CINCINNATI — Recent stock market developments involving online communities of amateur investors working to thwart Wall Street hedge funds could spell a new future for the market.
"Nowadays, all the rules are out the window. There's so much momentum,” said Mark Krumbein, a local amateur investor.
He bought into Gamestop, stock that has been driven up about 1,700% in a month, and made nearly $5,000 overnight.
"This is like the Wild West of trading, or maybe like a gold rush. People are pouring into California for example, and everyone is trying to get to the gold," said Krumbein, who is also a criminal defense attorney.
But, he knows the unprecedented quick gains carry risk.
“Don't put all your money on anything,” he said. “It's too dangerous under normal times -- it might be more dangerous than ever now."
What’s happening with the stock market?
Short-selling stock, or short betting, is at the center of the most recent stock market drama. To put it simply, short bets flip the “buy low, sell high” principle of trading; instead of investing in a stock and hoping its value increases, short bets involve borrowing a stock to sell it immediately and buy it back later at a lower price.
This kind of investing has a set upside and a theoretically unlimited downside: if the stock becomes more valuable, short investors have to pay more than they spent to buy the stock back.
Recently, some Wall Street hedge funds bet that Gamestop stock would decline, but groups in online forums like Reddit caught on and decided to buy up Gamestop shares to drive up the stock’s price dramatically. They used trading apps like Robinhood, which allow users to buy and sell shares online.
Now, hedge funds could get stuck with huge losses when they buy back shares.
"All of a sudden, they have huge influence that they never had before,” Krumbein said.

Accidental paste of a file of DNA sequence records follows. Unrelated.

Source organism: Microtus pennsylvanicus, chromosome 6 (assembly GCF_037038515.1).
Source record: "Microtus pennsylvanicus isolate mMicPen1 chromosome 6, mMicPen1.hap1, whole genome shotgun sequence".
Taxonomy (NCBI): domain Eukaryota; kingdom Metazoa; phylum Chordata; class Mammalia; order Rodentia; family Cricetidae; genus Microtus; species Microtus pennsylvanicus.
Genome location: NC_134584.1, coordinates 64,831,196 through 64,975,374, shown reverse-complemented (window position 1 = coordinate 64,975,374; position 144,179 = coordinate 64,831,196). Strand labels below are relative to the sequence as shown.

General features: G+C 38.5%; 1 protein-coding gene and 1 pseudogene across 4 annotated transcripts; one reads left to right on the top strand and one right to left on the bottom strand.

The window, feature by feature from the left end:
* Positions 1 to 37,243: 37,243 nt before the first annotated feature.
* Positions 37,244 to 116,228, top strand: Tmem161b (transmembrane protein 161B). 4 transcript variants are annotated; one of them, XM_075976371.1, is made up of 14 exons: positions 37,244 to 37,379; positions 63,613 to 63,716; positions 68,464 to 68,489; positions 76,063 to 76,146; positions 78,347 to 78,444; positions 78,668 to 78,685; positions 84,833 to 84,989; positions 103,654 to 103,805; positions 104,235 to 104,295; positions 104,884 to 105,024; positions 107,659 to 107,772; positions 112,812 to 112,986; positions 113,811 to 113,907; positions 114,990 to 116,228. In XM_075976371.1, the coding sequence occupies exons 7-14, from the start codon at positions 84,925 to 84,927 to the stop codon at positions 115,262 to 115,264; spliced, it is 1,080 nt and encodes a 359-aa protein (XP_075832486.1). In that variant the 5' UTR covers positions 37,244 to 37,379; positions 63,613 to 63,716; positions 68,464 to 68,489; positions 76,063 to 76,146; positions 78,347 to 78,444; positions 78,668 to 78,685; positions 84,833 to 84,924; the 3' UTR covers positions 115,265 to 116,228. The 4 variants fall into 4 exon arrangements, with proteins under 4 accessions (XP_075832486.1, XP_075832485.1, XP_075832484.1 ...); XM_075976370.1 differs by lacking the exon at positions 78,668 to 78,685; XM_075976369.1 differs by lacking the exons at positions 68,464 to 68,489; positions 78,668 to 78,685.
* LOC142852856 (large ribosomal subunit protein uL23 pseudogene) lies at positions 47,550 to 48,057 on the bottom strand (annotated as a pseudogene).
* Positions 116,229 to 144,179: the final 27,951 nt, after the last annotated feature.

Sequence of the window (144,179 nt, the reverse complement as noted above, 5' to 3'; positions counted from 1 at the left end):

‘They're all committed to not sell out’
Dylan Deters didn’t just buy into the hype of an internet trend -- he bought into the market.
"It's been a fun ride to at least feel like you're a part of the Wall Street system,” the 24-year-old said.
He bought 50 shares of AMC, the movie theater chain also targeted by internet investors that saw its stock value skyrocket.
"I have it at $15 a share. It's dropped completely today,” he said.
After Robinhood and other trading apps temporarily stopped users from buying more shares of Gamestop, AMC and other stocks due to "recent volatility," Deters said he and thousands of others are strapped in.
"The community I've been following is in a rage. But they're all committed to not sell out and sell it,” Deters said. "When the market gets pushed down, a lot of people sell quickly. It drops, then people buy in at a low price when it dips.”
“Now that the little guy has an edge into it, it’s starting to make a lot of problems," Deters said.
Sen. Sherrod Brown, an Ohio Democrat and the incoming chair of the Senate Banking and Housing Committee, has now announced a hearing on the current state of the stock market.
"People on Wall Street only care about the rules when they're the ones getting hurt," Brown said in a statement Thursday. "American workers have known for years the Wall Street system is broken -- they've been paying the price. It's time for the SEC and Congress to make the economy work for everyone, not just Wall Street."
Krumbein’s advice for getting into stock trading: if you're not tall enough to ride, don't, and if you can't afford to lose what you put in, stop.
"If 100,000 people jump on in 10 minutes, start buying shares, partial shares, things like that, it goes up," he said. "The big thing is that what goes up will also come down. That's where the danger part comes in."
But some say this type of train, one where everyday people can wield influence through online stock trading, isn't leaving the station anytime soon.
“It could be the future," he said. "I'm thinking the big boys, like the hedge fund people, will try to put the brakes on it, try to get some legislation going that makes people submit their finances to make sure they have enough money to buy and trade stocks."